"Urbanize & Insulate", a new book by Dylan Lamar puts climate change into context with the way communities large and small have developed over time. He discusses the history of mankind and its’ growth not only in population, but also in industrialization. It is in this perspective that community planning has taken place. Dylan examines how we got to where we are with the mix of high density city dwelling, sprawling suburbs, and disappearing tracts of undeveloped land. He then projects these choices into the future and decides for the sake of our environment better choices must be made.
Planning for the future of communities did not always consider the consequences of the city planners’ present actions. A lifetime of planning resulted in an ever increasing need for automobiles and that changed the fabric of the American life in more ways than one –ways that were not immediately recognized. Surprisingly, the things that disappeared as standard community amenities have become the very things that draw people to visit the older communities today – the corner store, the walkable areas, and lovely parks. Dylan is quick to point out that these need not disappear with the proper planning now, and are one of the key factors towards making better choices for the future.
“Urbanize and Insulate” considers alternatives to traditional development, but says even in a sustainable context, you must take everything into consideration. It references a study which has shown that even taking the idea of zero energy housing and building it in the wrong setting can result in higher carbon emissions per resident than an in-city apartment. “This case study reveals the tremendous environmental benefit of walkable, urban development. This is not to say we must all live in large multi-story apartment buildings however.”[U&I pg 34] It goes on to say “The most cost-effective first step toward addressing climate change and fossil fuel dependence is to effect a paradigm shift from auto-dependent suburbanism to walkable urbanism.”[U&I pg 34] It is looking at the entire picture and not one small part that will solve the puzzle.
So… just what is it that he thinks we need to do? Develop a Fossil-Fuel Exit Strategy! By planning how auto-dependent communities develop from where they are presently into walkable urban communities will result in less fuel consumption and greater community involvement in the very kind of amenities that disappeared from planning so long ago. “As some have described it, walkable urbanism is about ‘place making’ whereas drivable suburbanism is just ‘space taking’.” [U&I pg 43 – quoted from Smart Growth Vermont.]
Dylan’s fossil-fuel exit strategy examines in detail the structure of communities and how we can improve them from where they are headed to where they can be with changes that will improve carbon emissions and lifestyle quality. He breaks down each section of how a community is put together and how decisions were made traditionally and shows how a new way of thinking would benefit everyone. “New Urbanism”, a way to transition zoning so that single zoning areas are not the norm, opens up the ability to increase density while also improving the quality of neighborhoods. “By prioritizing the execution of a cohesive streetscape with a fluid gradation of density, various building and housing types as well as parking are seamlessly integrated.” [U&I 53]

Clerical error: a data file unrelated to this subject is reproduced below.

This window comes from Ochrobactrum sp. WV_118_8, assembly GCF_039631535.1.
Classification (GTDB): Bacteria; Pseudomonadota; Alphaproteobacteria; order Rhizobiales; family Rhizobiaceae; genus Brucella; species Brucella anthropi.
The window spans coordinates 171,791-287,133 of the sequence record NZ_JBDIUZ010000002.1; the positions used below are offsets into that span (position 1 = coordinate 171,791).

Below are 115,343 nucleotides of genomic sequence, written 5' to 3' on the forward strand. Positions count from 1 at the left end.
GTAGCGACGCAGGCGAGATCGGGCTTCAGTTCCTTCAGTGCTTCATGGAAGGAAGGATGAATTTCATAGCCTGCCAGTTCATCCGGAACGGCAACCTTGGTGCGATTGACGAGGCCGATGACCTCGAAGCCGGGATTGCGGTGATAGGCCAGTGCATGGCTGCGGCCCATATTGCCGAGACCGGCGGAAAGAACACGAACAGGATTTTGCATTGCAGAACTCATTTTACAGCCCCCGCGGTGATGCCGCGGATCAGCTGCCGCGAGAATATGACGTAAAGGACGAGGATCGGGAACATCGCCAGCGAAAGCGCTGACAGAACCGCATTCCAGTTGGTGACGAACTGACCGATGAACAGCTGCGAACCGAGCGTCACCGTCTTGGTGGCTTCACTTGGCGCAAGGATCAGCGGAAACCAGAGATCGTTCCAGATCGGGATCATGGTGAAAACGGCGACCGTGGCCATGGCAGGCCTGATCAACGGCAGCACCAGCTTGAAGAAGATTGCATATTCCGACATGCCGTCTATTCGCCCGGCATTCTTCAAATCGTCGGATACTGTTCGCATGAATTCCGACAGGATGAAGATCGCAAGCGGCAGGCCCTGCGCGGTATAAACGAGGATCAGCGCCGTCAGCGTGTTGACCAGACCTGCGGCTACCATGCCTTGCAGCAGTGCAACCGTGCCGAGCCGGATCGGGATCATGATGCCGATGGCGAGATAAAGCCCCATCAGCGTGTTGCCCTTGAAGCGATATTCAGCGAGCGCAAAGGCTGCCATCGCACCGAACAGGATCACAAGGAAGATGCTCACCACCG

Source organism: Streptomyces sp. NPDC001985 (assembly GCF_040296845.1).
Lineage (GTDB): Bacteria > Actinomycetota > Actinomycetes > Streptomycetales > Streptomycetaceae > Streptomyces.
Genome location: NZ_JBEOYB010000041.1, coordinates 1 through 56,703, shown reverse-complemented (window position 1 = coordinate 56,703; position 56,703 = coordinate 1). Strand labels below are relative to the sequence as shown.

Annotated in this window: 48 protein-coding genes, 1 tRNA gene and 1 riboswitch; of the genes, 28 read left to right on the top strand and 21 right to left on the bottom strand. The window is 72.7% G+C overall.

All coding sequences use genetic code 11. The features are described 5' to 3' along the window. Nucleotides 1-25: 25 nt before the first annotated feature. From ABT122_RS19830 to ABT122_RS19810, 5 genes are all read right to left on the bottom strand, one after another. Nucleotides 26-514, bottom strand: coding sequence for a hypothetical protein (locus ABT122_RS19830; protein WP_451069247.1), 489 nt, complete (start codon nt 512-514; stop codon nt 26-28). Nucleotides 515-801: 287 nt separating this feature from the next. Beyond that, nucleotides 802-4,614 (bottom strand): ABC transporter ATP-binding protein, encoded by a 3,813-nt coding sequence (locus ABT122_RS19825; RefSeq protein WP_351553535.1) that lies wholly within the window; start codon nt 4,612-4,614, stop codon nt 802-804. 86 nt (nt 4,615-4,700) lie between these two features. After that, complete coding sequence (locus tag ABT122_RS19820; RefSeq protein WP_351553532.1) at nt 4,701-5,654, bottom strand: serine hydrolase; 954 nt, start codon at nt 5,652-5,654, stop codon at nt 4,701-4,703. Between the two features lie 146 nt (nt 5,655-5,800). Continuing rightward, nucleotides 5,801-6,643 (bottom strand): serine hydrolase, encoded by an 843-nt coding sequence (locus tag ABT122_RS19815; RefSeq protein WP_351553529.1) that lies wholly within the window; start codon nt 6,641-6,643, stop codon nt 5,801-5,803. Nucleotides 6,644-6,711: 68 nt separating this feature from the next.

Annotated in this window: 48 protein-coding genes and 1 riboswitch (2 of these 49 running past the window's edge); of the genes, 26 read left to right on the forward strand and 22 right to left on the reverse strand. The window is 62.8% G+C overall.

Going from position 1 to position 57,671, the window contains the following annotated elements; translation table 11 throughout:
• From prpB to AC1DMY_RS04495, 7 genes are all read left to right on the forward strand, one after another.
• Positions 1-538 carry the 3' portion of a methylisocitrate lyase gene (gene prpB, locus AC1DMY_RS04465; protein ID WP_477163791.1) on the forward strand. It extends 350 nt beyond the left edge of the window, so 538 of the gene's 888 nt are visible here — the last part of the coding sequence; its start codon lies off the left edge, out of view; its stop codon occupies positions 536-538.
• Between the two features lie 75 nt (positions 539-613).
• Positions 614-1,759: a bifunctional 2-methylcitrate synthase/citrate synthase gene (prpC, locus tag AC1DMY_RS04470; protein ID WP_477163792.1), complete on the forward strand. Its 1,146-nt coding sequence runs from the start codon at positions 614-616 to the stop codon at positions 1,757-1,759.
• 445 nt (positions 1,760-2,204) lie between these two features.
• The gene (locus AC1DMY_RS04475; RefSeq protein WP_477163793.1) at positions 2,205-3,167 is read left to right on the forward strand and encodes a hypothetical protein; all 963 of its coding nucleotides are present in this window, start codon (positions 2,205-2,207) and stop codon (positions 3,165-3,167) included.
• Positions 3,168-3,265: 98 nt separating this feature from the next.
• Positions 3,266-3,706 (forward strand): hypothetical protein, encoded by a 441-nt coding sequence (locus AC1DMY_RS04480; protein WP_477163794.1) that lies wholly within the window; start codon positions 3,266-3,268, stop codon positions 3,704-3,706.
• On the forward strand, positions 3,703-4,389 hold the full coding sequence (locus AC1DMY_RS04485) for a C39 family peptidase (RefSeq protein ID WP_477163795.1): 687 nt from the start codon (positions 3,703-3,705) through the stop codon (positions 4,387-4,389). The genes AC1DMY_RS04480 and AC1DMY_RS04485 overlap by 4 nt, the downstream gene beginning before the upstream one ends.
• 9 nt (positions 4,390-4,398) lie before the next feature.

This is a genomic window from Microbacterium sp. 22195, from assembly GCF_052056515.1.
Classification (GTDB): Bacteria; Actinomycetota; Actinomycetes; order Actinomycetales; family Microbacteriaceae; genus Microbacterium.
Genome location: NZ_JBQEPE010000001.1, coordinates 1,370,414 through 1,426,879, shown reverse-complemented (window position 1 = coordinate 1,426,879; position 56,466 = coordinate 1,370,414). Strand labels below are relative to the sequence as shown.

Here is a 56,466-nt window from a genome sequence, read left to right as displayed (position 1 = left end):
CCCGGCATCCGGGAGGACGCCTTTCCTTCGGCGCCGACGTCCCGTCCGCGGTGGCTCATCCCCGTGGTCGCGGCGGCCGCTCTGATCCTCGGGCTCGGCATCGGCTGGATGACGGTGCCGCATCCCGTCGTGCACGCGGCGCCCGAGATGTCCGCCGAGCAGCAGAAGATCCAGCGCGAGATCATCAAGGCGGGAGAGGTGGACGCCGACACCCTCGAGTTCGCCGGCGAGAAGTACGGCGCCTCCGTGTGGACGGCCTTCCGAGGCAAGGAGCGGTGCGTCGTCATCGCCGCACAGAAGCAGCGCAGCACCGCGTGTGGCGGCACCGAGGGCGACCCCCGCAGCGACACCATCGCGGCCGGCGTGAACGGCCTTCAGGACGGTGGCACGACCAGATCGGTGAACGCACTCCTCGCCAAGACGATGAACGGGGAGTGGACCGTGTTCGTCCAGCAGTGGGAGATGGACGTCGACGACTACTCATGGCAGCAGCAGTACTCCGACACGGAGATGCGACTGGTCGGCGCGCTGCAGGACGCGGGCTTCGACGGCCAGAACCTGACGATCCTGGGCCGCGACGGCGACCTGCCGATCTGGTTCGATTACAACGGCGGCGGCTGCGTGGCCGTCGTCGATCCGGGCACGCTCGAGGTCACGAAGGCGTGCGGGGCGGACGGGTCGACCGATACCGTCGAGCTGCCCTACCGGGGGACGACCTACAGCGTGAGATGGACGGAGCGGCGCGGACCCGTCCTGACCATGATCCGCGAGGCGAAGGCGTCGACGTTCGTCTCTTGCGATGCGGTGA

From LEED to HERS to Energy Star ratings and more, Dylan compares sustainable practices and points out interesting facts that can make you re-think your position on them. “For instance, installing a floor grate at the entrance of a building (to minimize dirt and debris passage) earns one [LEED] point, whereas reducing a building’s heating and cooling load by 10% (a much more important and costly endeavor) earns just two points.” [U&I 71] The floor grate helps with air quality by keeping dirt from being tracked through the building, but is that half the equivalent in importance to reducing a building’s heating and cooling load by 10%? At some point to understand this type of sustainable building program you have to ask how much dirt, and how much heat and then start comparing apples and oranges – but can you then compare building A to building B in a standard fashion? (We won’t even talk about building C – they used bananas & figs instead!)
Dylan then focuses on the Passive House building standard – the most energy efficient standard to date as his fossil-fuel exit strategy. A super insulated and ventilated Passive House begins with the end in mind. If done properly, the planning that is done in the beginning and the care taken while it is under construction will result in a building that meets the strictest energy efficient building standard and result in the lowest carbon emissions to operate. This is true for new construction or renovations.
Taking Dylans’ ideas one can easily see that within the Passive House framework is also the ability to consider that floor grate to help improve air quality or other sustainable features. Passive House construction starts the debate with energy use – further carbon cutting practices such as re-using materials, reducing shipping areas, or choosing more sustainably produced materials can all be included in the project. Make that project a multi-family building in a walkable community and you are headed towards the new future that Dylan sees.
If you would like to obtain a copy of the book “Urbanize and Insulate” by Dylan Lamar, it is available through the Green Hammer website.